Monday, March 30, 2020
On 27 March 2020, the Emergency Measures in the Public Interest (COVID-19) Act 2020 was signed into law by President Michael D Higgins. The purpose of this Briefing Note is to summarise the provisions of the Act for Philip Lee clients.
1. Why is the legislation being introduced?
The legislation has been introduced by the Government to make provision for emergency measures to mitigate social effects and economic consequences as a result of COVID-19.
The Act provides for the following:
2. Temporary Wage Subsidy Scheme
This scheme involves the State making a direct contribution to employee remuneration, up to a certain limit. It will run for a 12 week period from 26 March 2020.
The intention is to try to maintain employment relationships by keeping employees in employment.
The State will pay:
a. Initially, up to a maximum of €410/week for each qualifying employee who makes up to €38,000/year gross.
b. From April 2020, 70% of an employee’s take home income up to a maximum of €410/week for each employee who makes up to €38,000/ year gross.
c. The weekly contribution will be capped at net €350 for incomes between €38,000 and €76,000 gross.
This scheme is available for employers who retain staff on payroll. Some of the staff may be temporarily not working or some may be on reduced hours and/or reduced pay.
To avail of this scheme, employers must self-declare to Revenue that they have experienced
significant negative economic disruption due to COVID-19.
Specifically, employers must:
Employers are free to top up payments to employees. In fact, they are being encouraged to do so. It is hoped that employers will use their best efforts to keep employee salaries as normal as possible.
3. Residential tenants
The Act introduces a number of measures with the aim of mitigating the impact of COVID-19 on
The Act provides that:
a. Landlords cannot serve notice of termination on a tenant during the emergency period. Any such notice served during this time will be invalid.
Where a notice of termination has been served on a tenant prior to the emergency period, this notice shall be suspended for the duration of the period and shall resume once the emergency period expires.
b. Where there is a non-payment of rent, the RTA requires a landlord to serve a 14 day notice in writing on the tenant declaring the amount of rent due and unpaid before serving a notice of termination.
The new legislation now extends this notice period to 28 days. However it will not be valid unless served after the emergency period.
c. Any increase in rent (whether notified to the tenant before or during the emergency period) shall not take effect during this time.
d. Any tenant upon whom a notice of termination has been served prior to the emergency period shall be entitled to remain in occupation of the dwelling until the expiration of the emergency period unless:
4. Changes to Redundancy Payments legislation
The Act brings about significant changes to the rights of employees who are on lay-off and short-time in circumstances where there is a cessation or reduction in the work normally carried out by those employees and the employer reasonably believes that the cessation or reduction will be of a temporary nature.
In normal circumstances, an employee can serve notice on the employer of their intention to claim a redundancy payment where they have been laid off or placed on short-time for a period of four or more consecutive weeks, or for a series of six weeks within a thirteen week period.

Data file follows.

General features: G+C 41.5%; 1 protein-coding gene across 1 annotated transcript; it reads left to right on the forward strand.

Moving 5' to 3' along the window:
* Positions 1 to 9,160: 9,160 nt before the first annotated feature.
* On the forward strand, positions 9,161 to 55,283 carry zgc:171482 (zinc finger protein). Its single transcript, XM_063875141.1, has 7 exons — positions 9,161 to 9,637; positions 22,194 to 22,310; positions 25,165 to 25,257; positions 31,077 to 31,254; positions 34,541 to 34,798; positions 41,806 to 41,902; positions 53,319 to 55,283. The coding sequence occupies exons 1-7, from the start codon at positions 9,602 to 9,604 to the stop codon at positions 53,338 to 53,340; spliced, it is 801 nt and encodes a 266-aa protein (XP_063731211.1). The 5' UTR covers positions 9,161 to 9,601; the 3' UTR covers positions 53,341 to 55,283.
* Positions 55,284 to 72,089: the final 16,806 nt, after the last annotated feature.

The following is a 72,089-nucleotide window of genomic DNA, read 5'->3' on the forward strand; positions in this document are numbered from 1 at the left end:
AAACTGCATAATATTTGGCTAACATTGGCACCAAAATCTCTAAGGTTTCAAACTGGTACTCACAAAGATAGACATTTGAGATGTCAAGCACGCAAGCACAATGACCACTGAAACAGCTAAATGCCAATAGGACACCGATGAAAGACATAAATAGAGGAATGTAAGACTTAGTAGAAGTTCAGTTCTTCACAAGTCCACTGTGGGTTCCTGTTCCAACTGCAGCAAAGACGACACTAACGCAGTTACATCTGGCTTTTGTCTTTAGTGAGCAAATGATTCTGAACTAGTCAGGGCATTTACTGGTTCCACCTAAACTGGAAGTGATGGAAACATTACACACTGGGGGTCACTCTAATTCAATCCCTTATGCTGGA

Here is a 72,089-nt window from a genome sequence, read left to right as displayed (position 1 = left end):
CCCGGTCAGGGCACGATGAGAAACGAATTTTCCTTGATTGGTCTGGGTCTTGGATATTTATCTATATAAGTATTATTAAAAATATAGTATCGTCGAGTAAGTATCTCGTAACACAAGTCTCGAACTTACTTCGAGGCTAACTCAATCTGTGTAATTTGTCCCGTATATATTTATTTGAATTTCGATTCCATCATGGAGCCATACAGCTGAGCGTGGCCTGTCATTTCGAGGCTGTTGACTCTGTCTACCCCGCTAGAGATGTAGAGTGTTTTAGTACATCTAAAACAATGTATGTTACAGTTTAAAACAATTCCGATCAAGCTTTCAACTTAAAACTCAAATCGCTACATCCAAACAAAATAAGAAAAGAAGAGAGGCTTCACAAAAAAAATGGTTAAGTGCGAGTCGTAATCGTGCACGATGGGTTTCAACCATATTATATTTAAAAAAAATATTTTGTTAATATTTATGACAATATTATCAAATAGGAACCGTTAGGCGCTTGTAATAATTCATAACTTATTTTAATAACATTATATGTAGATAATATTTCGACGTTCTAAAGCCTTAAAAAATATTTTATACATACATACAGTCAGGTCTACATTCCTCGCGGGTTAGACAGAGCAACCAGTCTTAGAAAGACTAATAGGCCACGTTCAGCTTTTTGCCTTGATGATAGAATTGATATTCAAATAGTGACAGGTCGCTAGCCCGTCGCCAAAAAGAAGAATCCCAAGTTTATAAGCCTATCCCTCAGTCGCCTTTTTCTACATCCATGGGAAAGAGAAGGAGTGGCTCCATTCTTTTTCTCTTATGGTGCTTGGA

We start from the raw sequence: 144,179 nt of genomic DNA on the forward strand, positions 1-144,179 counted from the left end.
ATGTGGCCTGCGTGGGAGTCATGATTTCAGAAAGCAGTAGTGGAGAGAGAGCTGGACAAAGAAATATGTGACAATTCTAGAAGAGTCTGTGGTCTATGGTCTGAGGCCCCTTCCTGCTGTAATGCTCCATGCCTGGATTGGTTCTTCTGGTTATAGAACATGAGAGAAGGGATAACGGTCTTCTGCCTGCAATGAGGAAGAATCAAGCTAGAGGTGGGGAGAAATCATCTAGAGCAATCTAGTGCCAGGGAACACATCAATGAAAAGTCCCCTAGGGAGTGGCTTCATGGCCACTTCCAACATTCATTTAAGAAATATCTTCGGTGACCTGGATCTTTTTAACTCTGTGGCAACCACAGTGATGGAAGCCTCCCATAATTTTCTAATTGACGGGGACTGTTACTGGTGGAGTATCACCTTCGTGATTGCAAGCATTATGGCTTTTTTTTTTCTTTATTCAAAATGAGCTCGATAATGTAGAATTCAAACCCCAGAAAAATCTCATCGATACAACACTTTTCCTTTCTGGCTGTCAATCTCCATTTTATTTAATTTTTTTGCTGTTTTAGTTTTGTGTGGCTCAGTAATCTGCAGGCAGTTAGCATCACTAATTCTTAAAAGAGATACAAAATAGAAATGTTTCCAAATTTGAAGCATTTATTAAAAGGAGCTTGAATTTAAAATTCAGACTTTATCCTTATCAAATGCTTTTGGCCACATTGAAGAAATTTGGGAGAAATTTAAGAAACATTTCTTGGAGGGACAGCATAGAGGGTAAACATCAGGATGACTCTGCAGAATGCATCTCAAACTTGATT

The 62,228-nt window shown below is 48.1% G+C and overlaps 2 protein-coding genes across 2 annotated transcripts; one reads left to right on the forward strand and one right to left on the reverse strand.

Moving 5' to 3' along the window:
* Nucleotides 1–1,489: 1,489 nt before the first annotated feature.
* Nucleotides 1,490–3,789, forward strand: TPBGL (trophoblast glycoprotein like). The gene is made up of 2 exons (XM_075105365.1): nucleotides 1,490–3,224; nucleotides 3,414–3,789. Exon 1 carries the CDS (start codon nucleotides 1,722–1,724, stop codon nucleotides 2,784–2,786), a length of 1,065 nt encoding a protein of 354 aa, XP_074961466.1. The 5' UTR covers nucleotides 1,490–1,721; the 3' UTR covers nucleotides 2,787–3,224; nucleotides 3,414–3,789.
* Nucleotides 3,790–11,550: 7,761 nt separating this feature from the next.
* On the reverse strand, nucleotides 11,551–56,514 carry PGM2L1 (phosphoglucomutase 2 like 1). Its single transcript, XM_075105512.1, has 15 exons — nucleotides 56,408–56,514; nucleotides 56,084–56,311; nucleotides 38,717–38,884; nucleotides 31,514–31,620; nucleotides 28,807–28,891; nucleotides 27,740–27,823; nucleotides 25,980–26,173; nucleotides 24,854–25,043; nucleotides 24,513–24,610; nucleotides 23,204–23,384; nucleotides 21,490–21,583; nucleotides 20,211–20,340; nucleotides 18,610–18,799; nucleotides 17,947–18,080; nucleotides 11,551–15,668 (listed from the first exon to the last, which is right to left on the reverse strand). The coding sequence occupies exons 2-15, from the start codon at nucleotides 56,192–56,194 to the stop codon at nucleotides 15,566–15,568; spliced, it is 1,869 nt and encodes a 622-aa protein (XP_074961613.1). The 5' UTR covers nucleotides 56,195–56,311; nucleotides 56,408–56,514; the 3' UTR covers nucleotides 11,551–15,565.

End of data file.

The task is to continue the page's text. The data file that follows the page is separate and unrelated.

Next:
However, Part 8 of the 2020 Act recognises that it may not be possible for employers to determine when an employee may be able to return to work.
Accordingly, Part 8 provides that employees on layoff or short time will not be in a position to claim a
redundancy payment where the lay off or short time is as a result of measures required to be taken by his or her employer in order to comply with, or as a consequence of, Government policy to prevent, limit, minimise or slow the spread of infection of COVID-19.
The emergency period for these changes is the period beginning 13 March 2020 and ending 31
5. Health professionals
The Act now provides for a smoother and more simplified process of recruiting retired health sector workers who wish to respond to the COVID-19 emergency.
The relevant professions include:
6. Mental health during this crisis
The Act facilitates the ongoing operation of mental health tribunals and increases the number of psychiatrists available to the tribunal. The period in which the tribunal must make decisions on individual cases is also extended by the Act.
In response to the crisis and to minimise physical contact, the Act also allows for one-member tribunals and for a second psychiatrist to examine a patient remotely.
7. Defence Forces
Legislation which allows retired soldiers to re-join the Defence Forces has been in the pipeline for a number of months and has now been fast tracked under the new Act in response to COVID-19.
The amendments introduced will enable former members of the Defence Forces to re-join at the rank they left with no penalties.
8. Statutory deadlines in relation to planning and development
The Act provides that deadlines in relation to the following shall be disregarded:
9. Civil Registration
The amendments in relation to civil registration aim to ensure that this service can effectively continue throughout the duration of the COVID-19 Pandemic. Requirements to attend in person before the registrar to register a life event have been temporarily removed by the Act in order to facilitate self-isolation and social distancing.
The intention is that the necessary particulars required for a registration can be submitted by email or by post and that a signature can be obtained when the emergency has passed.
For further information or advice, please contact Patrick Walshe.
Article written with the assistance of Sarah O’Reilly.